P.C. Banerji, J.
1. This was a suit to eject the defendants from certain houses which the plaintiff claimed to be his property and in regard to which he alleged - that the defendants were his tenants but had denied his title. The defendants stated that the property did not belong to the plaintiff, that they were never the tenants of the plaintiff. In support of his claim the plaintiff produced a kirayanama, i.e., an agreement to pay rent, dated the 29th July 1881. This document was produced along with the plaint. The suit was finally fixed for hearing on the 15th of June 1911, the previous date fixed for hearing being the 8th of May 1911, but it was dismissed for default of appearance. On that date the document was not 30 years old. The suit was restored but was again dismissed for default of appearance. This dismissal was subsequently set aside and the case was heard on the merits. The plaintiff examined witnesses to prove the document. The Court of first instance apparently did not believe the witnesses, because it relied upon the presumption which arises under Section 90 of the Evidence Act in respect of a document more than 30 years old. It accordingly decreed the claim. On appeal the lower Appellate Court set aside the decree of the Court of first instance upon the findings that the plaintiff had failed to prove the title of himself and his predecessor in respect of the property in suit, that the kirayanama had not been proved to be genuine and that it had not been proved that the defendant ever paid rent to the plaintiff. The learned Subordinate Judge disbelieved the whole of the plaintiff's evidence.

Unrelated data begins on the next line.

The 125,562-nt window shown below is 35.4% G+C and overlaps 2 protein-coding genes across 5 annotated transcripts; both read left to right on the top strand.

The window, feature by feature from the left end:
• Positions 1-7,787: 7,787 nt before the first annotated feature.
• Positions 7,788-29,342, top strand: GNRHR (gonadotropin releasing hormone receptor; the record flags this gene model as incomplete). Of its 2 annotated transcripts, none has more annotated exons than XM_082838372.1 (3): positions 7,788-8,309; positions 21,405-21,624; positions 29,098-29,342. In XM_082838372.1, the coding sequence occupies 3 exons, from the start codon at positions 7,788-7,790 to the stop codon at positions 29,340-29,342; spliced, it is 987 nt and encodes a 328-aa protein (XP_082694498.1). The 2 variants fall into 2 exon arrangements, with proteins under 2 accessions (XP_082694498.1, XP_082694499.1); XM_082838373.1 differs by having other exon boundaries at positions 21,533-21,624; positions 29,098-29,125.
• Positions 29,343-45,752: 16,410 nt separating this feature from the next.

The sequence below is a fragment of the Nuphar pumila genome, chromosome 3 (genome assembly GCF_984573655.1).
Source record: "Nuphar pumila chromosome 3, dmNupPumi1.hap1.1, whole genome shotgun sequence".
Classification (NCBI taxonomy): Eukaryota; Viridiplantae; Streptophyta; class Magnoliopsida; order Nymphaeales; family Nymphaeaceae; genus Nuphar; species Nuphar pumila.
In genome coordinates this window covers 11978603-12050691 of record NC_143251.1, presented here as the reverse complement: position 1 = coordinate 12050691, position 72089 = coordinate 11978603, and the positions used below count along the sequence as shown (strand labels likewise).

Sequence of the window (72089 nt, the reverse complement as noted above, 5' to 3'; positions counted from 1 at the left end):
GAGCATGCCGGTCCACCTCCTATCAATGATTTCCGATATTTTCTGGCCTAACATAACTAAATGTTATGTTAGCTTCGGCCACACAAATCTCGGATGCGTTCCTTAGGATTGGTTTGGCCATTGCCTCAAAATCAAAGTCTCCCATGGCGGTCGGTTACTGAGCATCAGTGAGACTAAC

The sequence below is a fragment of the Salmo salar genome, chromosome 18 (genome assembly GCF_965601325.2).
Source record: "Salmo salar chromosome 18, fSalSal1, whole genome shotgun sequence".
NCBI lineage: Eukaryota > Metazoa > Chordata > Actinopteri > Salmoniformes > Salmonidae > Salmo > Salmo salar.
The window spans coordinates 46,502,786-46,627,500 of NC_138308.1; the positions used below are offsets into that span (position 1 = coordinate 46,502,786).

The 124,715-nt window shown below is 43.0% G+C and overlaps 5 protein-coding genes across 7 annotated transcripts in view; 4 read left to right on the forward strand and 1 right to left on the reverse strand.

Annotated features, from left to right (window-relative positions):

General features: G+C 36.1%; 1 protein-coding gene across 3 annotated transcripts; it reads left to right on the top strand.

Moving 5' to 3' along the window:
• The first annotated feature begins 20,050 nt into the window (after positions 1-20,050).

2. It is contended in this second appeal that the lower Appellate Court ought to have presumed the document to be genuine under Section 90 of the Evidence Act. Under that section the Court has a discretion, In this case, as stated above; when the document was produced it was not 30 years old. Furthermore the plaintiff brought forward evidence to prove it and that evidence has been disbelieved by the lower Appellate Court. Under these circumstances that Court was justified in not presuming the document to be genuine simply because it purported to be 30 years old at the time when the case was tried and the evidence was recorded. Besides this, the findings of the lower Appellate Court to which I have referred above are adverse to the plaintiff. They may be right or they may be wrong, but being findings of fact, are binding on this Court in second appeal.
3. This appeal, therefore, fails and is dismissed with costs.